Action Item: Violators of Emission Control Area requirements face hefty penalties under the Environmental Protection Agency's new penalty policy. Owners and operators of vessels operating in the North American and U.S. Caribbean Sea Emission Control Areas are encouraged to review their procedures and operations to ensure compliance with MARPOL Annex VI and the Act to Prevent Pollution from Ships.

New Development

The Environmental Protection Agency ("EPA") published a policy for assessing civil penalties for violations of the North American and U.S. Caribbean Sea Emission Control Area ("ECA") fuel sulfur standards on January 15, 2015. The policy is effective immediately and will be used by the EPA in calculating penalties in enforcement actions for violations of ECA fuel sulfur standards under the Act to Prevent Pollution from Ships ("APPS"), which implements Annex VI of the International Convention for the Prevention of Pollution from Ships ("MARPOL"). The policy can be found at


Vessels subject to MARPOL Annex VI are required to comply with fuel oil sulfur limits while operating in any of the four ECAs worldwide, including the North American and U.S. Caribbean Sea ECAs. Effective January 1, 2015, the maximum fuel oil sulfur limit was reduced from 1.00% (10,000 ppm) to 0.10% (1,000 ppm) in all four ECAs. As described in our recent article,, the EPA and U.S. Coast Guard have been ramping up their coordinated inspection and enforcement efforts to monitor compliance with the sulfur emissions restrictions and we expect to see significant and costly investigations and penalties in the future.

Pursuant to APPS, the EPA may impose a civil penalty of up to $25,000 per violation, per day. However, the EPA must consider the nature, circumstances, extent, and gravity of the violation, as well as the culpability and history of the violator, in calculating penalties. The EPA's latest policy outlines how the EPA will review violations of both the fuel sulfur limit and related recordkeeping requirements and how penalties for such violations will be calculated.


Penalty calculations under the EPA's policy include a preliminary deterrence amount and necessary adjustments to the preliminary deterrence amount based on various factors, including culpability and history. The preliminary deterrence amount is comprised of an economic benefit component and a gravity component. In most situations, the economic benefit is the avoided cost of purchasing compliant fuel. For the purposes of this portion of the calculation, the EPA will use the world-wide average price for compliant marine gas oil ("MGO") as the cost of compliant fuel after January 1, 2015. The EPA will then use the vessel's records to best calculate or estimate the cost of the non-compliant fuel burned and the quantity of non-compliant fuel burned in the ECA. In addition, economic benefits may be calculated for recordkeeping violations, the time value of the money saved, and any profit or illegal competitive advantage the violator obtained.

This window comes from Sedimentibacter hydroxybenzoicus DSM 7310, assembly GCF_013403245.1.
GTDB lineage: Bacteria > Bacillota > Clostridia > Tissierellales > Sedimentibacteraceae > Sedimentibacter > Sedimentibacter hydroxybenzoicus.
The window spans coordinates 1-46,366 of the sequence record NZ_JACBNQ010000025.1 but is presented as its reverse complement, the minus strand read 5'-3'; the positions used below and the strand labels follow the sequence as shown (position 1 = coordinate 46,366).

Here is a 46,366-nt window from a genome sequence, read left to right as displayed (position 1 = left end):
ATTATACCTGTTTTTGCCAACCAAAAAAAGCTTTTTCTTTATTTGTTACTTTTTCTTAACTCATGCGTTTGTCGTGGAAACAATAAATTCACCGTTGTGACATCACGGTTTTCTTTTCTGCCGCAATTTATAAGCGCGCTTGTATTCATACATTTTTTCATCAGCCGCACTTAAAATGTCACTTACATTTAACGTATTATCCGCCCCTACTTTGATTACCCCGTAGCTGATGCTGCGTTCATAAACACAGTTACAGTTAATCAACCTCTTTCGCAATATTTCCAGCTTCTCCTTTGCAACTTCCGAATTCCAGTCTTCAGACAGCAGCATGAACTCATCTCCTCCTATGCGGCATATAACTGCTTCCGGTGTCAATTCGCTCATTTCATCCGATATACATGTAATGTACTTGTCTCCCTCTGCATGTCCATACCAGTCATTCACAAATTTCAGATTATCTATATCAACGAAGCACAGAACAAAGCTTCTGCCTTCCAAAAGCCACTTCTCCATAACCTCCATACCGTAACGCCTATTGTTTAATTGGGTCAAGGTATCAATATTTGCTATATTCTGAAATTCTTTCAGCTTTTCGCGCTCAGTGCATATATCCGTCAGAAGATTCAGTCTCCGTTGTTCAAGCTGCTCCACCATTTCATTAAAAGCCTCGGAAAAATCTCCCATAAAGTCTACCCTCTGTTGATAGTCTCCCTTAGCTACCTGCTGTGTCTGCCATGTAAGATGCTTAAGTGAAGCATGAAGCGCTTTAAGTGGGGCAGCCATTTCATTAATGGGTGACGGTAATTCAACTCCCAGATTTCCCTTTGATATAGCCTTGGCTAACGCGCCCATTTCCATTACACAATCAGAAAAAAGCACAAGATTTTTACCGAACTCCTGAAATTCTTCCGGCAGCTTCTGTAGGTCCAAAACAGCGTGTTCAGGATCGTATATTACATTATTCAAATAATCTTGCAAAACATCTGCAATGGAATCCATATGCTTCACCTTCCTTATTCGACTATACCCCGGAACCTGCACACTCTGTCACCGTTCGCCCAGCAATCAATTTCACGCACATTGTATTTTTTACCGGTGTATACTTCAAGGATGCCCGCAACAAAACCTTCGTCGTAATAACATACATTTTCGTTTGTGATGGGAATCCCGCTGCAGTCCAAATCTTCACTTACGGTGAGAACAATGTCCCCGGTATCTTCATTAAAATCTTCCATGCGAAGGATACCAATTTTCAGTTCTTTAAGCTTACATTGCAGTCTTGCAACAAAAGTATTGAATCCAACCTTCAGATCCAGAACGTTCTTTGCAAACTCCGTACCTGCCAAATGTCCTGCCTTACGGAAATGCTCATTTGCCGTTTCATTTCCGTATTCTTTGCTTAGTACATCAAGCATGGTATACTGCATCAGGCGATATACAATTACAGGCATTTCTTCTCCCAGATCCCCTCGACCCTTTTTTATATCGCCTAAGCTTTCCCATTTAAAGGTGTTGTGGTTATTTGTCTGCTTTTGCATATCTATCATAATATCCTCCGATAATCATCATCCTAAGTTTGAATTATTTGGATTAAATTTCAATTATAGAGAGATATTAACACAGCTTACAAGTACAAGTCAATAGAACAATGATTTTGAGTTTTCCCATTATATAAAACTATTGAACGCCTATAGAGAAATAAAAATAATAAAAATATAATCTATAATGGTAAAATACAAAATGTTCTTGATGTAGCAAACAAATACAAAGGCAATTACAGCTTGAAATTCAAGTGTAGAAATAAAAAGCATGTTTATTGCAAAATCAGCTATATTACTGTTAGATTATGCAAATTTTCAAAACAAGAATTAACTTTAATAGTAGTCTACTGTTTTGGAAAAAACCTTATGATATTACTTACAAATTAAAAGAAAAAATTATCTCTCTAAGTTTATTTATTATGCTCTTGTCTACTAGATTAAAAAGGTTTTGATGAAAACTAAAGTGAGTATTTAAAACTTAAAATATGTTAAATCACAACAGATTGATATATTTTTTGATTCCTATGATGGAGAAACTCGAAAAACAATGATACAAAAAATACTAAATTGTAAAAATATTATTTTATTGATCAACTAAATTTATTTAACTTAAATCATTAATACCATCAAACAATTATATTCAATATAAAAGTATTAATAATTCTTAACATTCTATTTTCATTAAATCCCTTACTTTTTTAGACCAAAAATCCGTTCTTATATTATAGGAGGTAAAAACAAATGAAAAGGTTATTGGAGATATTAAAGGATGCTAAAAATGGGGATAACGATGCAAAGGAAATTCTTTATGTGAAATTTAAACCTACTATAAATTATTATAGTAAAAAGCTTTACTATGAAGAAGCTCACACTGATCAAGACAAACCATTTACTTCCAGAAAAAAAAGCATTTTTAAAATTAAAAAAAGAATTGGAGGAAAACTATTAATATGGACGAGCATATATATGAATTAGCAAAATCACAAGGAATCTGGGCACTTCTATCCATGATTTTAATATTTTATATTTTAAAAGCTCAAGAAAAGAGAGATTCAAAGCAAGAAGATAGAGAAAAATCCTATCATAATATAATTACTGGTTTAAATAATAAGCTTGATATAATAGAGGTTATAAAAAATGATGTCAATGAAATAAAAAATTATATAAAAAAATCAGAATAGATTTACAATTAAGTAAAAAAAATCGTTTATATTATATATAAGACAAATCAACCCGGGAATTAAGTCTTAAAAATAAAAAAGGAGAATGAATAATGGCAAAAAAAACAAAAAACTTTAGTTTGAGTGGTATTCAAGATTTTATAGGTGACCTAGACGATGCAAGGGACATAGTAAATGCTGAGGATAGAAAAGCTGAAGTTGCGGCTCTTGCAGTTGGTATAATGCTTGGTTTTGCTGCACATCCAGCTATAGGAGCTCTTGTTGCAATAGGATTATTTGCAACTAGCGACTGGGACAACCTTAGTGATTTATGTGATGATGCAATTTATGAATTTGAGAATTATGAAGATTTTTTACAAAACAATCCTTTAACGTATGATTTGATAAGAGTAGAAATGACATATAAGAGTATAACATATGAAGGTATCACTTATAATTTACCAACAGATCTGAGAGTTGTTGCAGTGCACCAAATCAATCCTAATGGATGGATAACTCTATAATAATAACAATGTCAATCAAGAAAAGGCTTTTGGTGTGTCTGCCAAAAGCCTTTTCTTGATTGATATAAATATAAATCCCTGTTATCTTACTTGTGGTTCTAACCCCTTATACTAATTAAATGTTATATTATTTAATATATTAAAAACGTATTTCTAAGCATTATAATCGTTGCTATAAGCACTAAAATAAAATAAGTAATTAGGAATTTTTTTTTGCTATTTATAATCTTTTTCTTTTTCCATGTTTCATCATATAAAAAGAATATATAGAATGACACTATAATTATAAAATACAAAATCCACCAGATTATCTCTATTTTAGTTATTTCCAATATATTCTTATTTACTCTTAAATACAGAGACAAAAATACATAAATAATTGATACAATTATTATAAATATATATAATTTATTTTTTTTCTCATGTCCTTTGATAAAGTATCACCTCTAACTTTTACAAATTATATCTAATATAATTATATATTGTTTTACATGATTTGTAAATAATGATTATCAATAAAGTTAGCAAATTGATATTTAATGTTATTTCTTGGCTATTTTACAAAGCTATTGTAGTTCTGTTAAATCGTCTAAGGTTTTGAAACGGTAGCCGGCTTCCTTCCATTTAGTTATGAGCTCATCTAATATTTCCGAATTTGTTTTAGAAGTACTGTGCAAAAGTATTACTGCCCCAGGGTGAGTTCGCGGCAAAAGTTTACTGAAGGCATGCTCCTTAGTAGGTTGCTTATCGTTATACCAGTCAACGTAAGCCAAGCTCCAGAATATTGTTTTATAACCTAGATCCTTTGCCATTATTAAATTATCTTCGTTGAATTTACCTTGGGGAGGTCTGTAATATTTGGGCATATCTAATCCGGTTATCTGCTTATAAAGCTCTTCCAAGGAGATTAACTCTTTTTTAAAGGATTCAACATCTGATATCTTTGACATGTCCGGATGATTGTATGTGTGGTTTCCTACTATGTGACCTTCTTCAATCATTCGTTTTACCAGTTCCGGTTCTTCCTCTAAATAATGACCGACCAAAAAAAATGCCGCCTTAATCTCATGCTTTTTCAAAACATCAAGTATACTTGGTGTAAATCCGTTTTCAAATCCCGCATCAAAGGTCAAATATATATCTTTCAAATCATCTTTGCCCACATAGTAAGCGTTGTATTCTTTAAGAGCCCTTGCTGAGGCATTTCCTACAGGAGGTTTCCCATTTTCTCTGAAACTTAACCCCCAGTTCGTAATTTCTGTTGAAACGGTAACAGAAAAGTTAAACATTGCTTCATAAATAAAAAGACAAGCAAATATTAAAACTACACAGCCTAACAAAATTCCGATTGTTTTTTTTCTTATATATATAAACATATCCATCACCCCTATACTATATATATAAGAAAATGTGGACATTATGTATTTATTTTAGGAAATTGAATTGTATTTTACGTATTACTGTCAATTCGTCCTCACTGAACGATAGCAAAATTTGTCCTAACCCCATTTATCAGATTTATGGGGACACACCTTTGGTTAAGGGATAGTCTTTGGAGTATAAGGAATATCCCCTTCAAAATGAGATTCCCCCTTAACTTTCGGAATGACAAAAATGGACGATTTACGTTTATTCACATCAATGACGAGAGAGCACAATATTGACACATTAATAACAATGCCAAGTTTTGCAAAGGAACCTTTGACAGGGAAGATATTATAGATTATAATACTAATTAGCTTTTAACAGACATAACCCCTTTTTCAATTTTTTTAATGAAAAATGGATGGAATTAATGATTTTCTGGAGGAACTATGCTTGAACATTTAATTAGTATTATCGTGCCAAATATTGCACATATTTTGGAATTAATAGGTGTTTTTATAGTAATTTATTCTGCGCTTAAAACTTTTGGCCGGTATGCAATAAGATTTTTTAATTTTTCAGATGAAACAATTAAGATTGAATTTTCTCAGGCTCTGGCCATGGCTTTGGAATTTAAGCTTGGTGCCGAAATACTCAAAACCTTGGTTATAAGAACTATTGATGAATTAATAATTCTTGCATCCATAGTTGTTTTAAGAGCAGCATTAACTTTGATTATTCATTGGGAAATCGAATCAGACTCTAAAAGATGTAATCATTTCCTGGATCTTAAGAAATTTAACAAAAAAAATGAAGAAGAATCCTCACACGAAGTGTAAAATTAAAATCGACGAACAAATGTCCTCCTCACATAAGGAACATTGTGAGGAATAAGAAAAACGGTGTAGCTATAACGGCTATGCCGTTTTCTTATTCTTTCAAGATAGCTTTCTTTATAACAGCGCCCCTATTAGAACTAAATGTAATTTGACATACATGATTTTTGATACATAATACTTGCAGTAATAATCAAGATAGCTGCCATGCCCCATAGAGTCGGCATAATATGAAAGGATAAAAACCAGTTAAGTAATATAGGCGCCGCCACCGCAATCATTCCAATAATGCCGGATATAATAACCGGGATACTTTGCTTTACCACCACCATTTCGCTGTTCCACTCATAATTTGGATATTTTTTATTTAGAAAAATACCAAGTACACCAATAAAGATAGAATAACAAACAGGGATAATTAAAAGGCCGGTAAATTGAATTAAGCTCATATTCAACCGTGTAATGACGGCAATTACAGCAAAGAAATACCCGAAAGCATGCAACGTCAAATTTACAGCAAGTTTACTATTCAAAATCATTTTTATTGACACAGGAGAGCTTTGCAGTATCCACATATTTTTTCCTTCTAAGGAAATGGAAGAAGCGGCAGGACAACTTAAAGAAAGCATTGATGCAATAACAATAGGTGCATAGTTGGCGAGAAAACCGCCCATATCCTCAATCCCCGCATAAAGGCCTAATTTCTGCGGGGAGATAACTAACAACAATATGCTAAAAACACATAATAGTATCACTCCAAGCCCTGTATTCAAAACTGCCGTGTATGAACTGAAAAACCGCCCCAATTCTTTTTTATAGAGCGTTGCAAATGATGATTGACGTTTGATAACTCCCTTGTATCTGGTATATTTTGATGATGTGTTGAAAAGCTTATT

The gravity component of the preliminary deterrence amount reflects the seriousness of the violation. For fuel sulfur limit violations, a chart in the policy sets additional penalty amounts based on the sulfur content of the non-compliant fuel. The gravity component for recordkeeping violations is set at $2,500 to $25,000 per violation, per day. Examples of recordkeeping violations include failure to maintain a current International Air Pollution Prevention Certificate, failure to maintain written fuel change over procedures, failure to maintain a log of fuel change over operations, failure to maintain bunker delivery notes, and failure to maintain fuel oil samples.

To ensure equitable treatment and provide the flexibility to address the unique facts of each situation, the preliminary deterrence amount may then be adjusted based on: degree of willfulness or negligence, cooperation, history of noncompliance, litigation risk, ability to pay, and performance of a supplemental environmental project in accordance with the EPA's Supplemental Environmental Project Policy.


The EPA policy raises the bar with respect to future enforcement of ECA violations. The policy establishes a specific methodology to issue penalties with a view towards deterrence, which can result in significant penalties depending on the economic benefit inuring to a violator and the gravity of the violation. Owners and operators of vessels operating in the North American and U.S. Caribbean Sea ECAs should review their Annex VI compliance and documentation procedures and ensure no gaps exist.

The content of this article is intended to provide a general guide to the subject matter. Specialist advice should be sought about your specific circumstances.